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Councilwoman Brooke Lupinacci's Comments Opposing the Melville Urban Re-Zone at the March 27th Emergency Huntington Town Board Meeting



(Transcribed from the Meeting Video)

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Let me start out by saying that I support giving the residents of Melville and the surrounding communities a vibrant Main Street for downtown. A real “Town Center.”

 

Some aspects I am in support of are:

 

A Walkable “Small Town”, charming Main Street that brings in unique, diverse restaurants, an ice rink or a stage for live music, open space, indoor sports facilities, and other activities that creates experiences for families and all residents to enjoy.

 

A housing component, with a mix of single-family homes, townhouses, or condos, around the Main Street or Town Center.

 

Sitting down with companies, whether healthcare or tech, to take over existing office space but to integrate it with a proposed master plan that is on par with other redeveloped lots.

 

The key word is “PLAN”

 

Unfortunately, there is no plan with the previous Town Board resolution from last week, and no Plan with these proposed amendments tonight.

 

I am a member of this Town Board - and I have not seen any actual Plan.

 

We can’t put the cart before the horse. As the Town Board, we need to build trust with the community and develop a clear and transparent plan.

 

The proposed amended resolutions still do not include survey plans, architects' drawings, or renderings. 

 

Let it be stated for the record that without the inclusion of any plans, any legal language that seeks to limit housing will not be binding. Any owner of a property within this overlay, once rezoned, will have the right to build. Any attempt by the Town to limit or recapture these rights after they have been granted could constitute a “taking,” and expose the Town to unimaginable amounts of money in legal liability.

 

If every parcel is rezoned for apartments, there is no walking that back. The Town Board will relinquish their right to control housing.

 

If approved, we run the risk of opening a Pandora's Box. Housing applications will come in. While the Resolutions proposed purport to allow the Town Board an ability to deny those applications, I believe the manner in which this is written will allow property owners and developers a mechanism to go to the courts to allow them to build whatever they want. Taking this out of our hands and that of the public.  Neither the Town Board nor the public will have a say in what eventually gets built.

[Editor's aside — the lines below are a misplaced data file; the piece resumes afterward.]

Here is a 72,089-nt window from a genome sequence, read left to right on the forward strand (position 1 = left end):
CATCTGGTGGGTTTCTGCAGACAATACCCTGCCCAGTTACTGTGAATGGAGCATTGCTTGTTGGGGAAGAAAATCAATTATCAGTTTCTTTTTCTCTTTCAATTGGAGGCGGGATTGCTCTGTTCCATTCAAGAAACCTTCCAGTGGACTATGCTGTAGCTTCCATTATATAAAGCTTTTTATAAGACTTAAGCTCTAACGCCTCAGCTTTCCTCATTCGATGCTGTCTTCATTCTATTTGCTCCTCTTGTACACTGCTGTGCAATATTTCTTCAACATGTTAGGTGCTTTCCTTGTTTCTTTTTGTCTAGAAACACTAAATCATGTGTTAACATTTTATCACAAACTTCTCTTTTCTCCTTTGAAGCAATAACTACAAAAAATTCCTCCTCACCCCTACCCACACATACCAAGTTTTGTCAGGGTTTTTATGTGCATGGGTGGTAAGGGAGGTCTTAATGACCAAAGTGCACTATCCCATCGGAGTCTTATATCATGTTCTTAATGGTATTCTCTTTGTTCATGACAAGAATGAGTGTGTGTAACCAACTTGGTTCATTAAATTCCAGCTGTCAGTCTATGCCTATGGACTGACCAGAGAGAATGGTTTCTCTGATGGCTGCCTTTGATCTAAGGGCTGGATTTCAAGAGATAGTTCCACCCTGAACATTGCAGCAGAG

The legal mess will just have started. I wonder how is the Town going to afford to eminent domain properties and create a downtown after the change in zoning has resulted in an exponential increase in the value of the properties needed to create the town center ?

There is nothing in the Resolutions that ensures that the town center - which was the initial promise - actually happens here. 

 

Quite the opposite.  If we pass the amended Resolutions, we run the risk of failing to realize the goal of having this walkable downtown.

 

Under the proposed amendments there is an arbitrary cap of the 3,000 apartment units. I believe that is non binding  and legally unenforceable.

 

How will we defend against a legal action by a property owner against being arbitrary and capricious if we deny them ?

But lets put aside the legal questions and assume hypothetically that it will pass legal muster. A housing plan of 3,000 units and hundreds of acres would be the largest apartment housing proposal in Long Island history.

 

Garvies Point in Glen Cove for example, was a housing development that took decades of integral planning, community discussion, and work to accomplish. It was a controversial proposal for the number of units proposed - and at that time it was only 1,200 units.

 

Glen Cove’s Mayor and the City Council, worked with the developer, much like we will, and the community on numerous plans and revisions with community input. They went as far to utilize a whole building to house an information center.